Concerns about the digital divide have started to take on a bit of hysterical edge—think along the lines of Reverend Lovejoy's wife: "But what about the children?! she would exclaim over every single slight change that threatened her sense of idyllacy. Make no mistake, however, there is more than ample reason to be concerned about the degree of access people have to technological resources, which includes equipment, information, and education. As technology becomes increasingly integrated with different—ahem, all—areas of our lives, not being connected can definitely present certain challenges with regard to information and services. These separations have been largely been aligned with age, education, and household income, but recent data from the Pew Internet & American Life Project report the digital divide is diminishing—thanks in part to the rise of mobile technologies.
While age, education, and household income are the strongest negative predictors for Internet use, access has become less of a limiting factor for non-Internet users. In the last decade, only 6% of this group have cited a lack of access as the main reason they don't go online. (Instead, a primary reason cited by non-users for why they don't log on is a belief the Internet isn't relevant to their information or communication needs.) Access is now almost ubiquitous since almost every electronic gadget that goes to market needs to be able to connect to the Internet to some degree. From cell phones to MP3 players to game consoles to e-Readers and tablets, access to online content has moved beyond the bulky, stationary confines of a desktop computer.
Of the 88% of American adults who own a cell phone, 46% own a smart phone (Android, BlackBerry, iPhone). Smart phone adoption is high among the financially-well off, the well-educated, and adults under the age of 50, which are groups that are typically early tech-adopters. Race appears to remain an insignificant factor: Overall access and adoption rates have been consistently comparable for African-American and Latinos to the national average for all Americans. What is significant is that for a growing number of of people, cell phones and other gadgets represent their primary source of Internet access. For one-third of adults who primarily use their smart phone to go online, their device is their sole access to online resources—they do not have a high speed broadband connection.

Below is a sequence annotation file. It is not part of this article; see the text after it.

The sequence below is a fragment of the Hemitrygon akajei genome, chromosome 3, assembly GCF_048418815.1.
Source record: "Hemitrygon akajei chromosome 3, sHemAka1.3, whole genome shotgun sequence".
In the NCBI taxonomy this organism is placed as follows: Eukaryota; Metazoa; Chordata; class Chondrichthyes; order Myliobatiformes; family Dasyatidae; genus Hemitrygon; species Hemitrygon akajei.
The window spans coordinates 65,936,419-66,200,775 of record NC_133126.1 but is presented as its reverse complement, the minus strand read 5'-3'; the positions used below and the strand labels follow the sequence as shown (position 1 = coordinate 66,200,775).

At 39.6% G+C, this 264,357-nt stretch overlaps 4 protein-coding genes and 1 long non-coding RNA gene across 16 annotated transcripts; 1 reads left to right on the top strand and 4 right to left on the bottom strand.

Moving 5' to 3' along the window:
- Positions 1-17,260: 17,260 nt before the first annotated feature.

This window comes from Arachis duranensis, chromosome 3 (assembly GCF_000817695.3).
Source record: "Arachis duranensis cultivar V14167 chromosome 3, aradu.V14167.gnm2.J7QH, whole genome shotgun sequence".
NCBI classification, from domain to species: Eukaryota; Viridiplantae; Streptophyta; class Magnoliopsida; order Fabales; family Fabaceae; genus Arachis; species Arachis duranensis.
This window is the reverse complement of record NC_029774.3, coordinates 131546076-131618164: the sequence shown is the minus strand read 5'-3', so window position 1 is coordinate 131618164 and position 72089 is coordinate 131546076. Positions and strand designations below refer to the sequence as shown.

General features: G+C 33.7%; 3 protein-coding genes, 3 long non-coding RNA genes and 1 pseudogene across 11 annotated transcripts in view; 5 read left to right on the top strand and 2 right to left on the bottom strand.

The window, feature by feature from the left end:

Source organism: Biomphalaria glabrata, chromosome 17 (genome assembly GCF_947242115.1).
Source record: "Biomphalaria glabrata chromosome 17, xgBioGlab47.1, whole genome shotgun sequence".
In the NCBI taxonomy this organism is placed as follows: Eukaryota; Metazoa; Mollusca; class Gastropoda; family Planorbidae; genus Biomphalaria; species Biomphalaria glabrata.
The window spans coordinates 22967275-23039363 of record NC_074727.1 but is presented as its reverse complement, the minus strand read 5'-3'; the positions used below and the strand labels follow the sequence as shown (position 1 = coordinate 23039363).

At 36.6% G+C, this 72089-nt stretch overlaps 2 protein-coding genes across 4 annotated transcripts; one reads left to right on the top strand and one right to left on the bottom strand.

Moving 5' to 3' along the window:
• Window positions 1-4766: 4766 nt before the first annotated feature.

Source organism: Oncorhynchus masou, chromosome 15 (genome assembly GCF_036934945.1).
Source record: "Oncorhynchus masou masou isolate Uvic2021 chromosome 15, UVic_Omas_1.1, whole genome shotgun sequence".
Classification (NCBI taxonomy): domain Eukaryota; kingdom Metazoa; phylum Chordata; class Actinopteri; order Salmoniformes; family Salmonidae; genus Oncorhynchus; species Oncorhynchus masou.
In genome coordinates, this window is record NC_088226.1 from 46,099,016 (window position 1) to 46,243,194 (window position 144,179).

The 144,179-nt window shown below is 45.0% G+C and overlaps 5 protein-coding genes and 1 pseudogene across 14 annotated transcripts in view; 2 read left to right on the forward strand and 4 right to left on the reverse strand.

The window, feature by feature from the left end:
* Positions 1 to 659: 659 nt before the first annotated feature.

So what are smartphone users doing with their phones?
You'll note that making an actual old fashioned phone call doesn't seem to have made the list. Instead, activities tend to lean toward the more "social" sphere. Mobile users are going online, but they're also creating new content and sharing that content from the palm of their hands.
The digital divide may be diminishing but what the Pew Internet & American Life Project has termed "mobile differences" seems an extension of a second tier of the digital divide—an issue that extends beyond access, and relates more to digital literacy. If we're being programmed to use the Internet in pre-programmed "buckets" that take the shape of the apps we download to our smartphones, what do we lose in terms of critical thinking and understanding about the potential of the 'net?
I admit it: I have a bit of Mrs. Lovejoy in me. This has long been a topic of interest, and you can find extensive thoughts on the subject at www.anthropologyinpractice.com. Enter "digital divide" in the search box—I can't embed a link with the results here unfortunately.